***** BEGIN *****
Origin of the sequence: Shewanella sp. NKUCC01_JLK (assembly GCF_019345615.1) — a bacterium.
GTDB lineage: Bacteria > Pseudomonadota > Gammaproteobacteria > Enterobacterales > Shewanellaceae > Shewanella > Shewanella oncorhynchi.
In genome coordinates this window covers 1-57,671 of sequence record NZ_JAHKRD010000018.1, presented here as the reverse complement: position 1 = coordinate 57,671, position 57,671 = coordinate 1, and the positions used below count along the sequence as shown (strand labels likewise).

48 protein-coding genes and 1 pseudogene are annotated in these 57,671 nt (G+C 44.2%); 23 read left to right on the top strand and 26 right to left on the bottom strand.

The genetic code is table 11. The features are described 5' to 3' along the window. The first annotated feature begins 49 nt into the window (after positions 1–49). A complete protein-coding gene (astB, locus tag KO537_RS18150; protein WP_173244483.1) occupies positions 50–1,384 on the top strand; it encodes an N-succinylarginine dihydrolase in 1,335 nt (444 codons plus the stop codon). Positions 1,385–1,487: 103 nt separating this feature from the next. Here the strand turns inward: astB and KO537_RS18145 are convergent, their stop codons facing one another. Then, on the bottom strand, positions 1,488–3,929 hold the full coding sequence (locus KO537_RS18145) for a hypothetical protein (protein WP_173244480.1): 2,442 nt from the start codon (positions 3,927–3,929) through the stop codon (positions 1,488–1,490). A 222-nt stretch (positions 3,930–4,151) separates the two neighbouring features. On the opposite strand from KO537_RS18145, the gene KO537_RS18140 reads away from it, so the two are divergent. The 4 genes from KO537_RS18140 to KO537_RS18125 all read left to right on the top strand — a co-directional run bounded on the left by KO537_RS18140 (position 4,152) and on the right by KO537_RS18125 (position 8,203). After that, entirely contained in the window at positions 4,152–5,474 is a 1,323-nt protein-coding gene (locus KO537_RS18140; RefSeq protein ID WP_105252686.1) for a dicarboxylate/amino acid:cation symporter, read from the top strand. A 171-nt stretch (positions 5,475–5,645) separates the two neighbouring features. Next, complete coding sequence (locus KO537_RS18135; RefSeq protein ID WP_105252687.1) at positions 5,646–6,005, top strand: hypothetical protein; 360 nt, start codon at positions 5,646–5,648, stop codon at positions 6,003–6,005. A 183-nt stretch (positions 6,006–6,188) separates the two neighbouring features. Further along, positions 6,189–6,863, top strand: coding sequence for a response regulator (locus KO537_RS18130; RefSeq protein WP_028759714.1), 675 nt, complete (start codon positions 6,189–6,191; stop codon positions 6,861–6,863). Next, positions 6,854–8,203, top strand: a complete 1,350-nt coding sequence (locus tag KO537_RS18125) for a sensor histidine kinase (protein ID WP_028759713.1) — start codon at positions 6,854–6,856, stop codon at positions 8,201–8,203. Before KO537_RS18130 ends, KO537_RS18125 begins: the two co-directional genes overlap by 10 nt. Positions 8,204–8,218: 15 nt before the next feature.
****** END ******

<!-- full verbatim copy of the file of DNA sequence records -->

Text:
Origin of the sequence: Shewanella sp. NKUCC01_JLK (assembly GCF_019345615.1) — a bacterium.
GTDB lineage: Bacteria > Pseudomonadota > Gammaproteobacteria > Enterobacterales > Shewanellaceae > Shewanella > Shewanella oncorhynchi.
In genome coordinates this window covers 1-57,671 of sequence record NZ_JAHKRD010000018.1, presented here as the reverse complement: position 1 = coordinate 57,671, position 57,671 = coordinate 1, and the positions used below count along the sequence as shown (strand labels likewise).

48 protein-coding genes and 1 pseudogene are annotated in these 57,671 nt (G+C 44.2%); 23 read left to right on the top strand and 26 right to left on the bottom strand.

The genetic code is table 11. The features are described 5' to 3' along the window. The first annotated feature begins 49 nt into the window (after positions 1–49). A complete protein-coding gene (astB, locus tag KO537_RS18150; protein WP_173244483.1) occupies positions 50–1,384 on the top strand; it encodes an N-succinylarginine dihydrolase in 1,335 nt (444 codons plus the stop codon). Positions 1,385–1,487: 103 nt separating this feature from the next. Here the strand turns inward: astB and KO537_RS18145 are convergent, their stop codons facing one another. Then, on the bottom strand, positions 1,488–3,929 hold the full coding sequence (locus KO537_RS18145) for a hypothetical protein (protein WP_173244480.1): 2,442 nt from the start codon (positions 3,927–3,929) through the stop codon (positions 1,488–1,490). A 222-nt stretch (positions 3,930–4,151) separates the two neighbouring features. On the opposite strand from KO537_RS18145, the gene KO537_RS18140 reads away from it, so the two are divergent. The 4 genes from KO537_RS18140 to KO537_RS18125 all read left to right on the top strand — a co-directional run bounded on the left by KO537_RS18140 (position 4,152) and on the right by KO537_RS18125 (position 8,203). After that, entirely contained in the window at positions 4,152–5,474 is a 1,323-nt protein-coding gene (locus KO537_RS18140; RefSeq protein ID WP_105252686.1) for a dicarboxylate/amino acid:cation symporter, read from the top strand. A 171-nt stretch (positions 5,475–5,645) separates the two neighbouring features. Next, complete coding sequence (locus KO537_RS18135; RefSeq protein ID WP_105252687.1) at positions 5,646–6,005, top strand: hypothetical protein; 360 nt, start codon at positions 5,646–5,648, stop codon at positions 6,003–6,005. A 183-nt stretch (positions 6,006–6,188) separates the two neighbouring features. Further along, positions 6,189–6,863, top strand: coding sequence for a response regulator (locus KO537_RS18130; RefSeq protein WP_028759714.1), 675 nt, complete (start codon positions 6,189–6,191; stop codon positions 6,861–6,863). Next, positions 6,854–8,203, top strand: a complete 1,350-nt coding sequence (locus tag KO537_RS18125) for a sensor histidine kinase (protein ID WP_028759713.1) — start codon at positions 6,854–6,856, stop codon at positions 8,201–8,203. Before KO537_RS18130 ends, KO537_RS18125 begins: the two co-directional genes overlap by 10 nt. Positions 8,204–8,218: 15 nt before the next feature.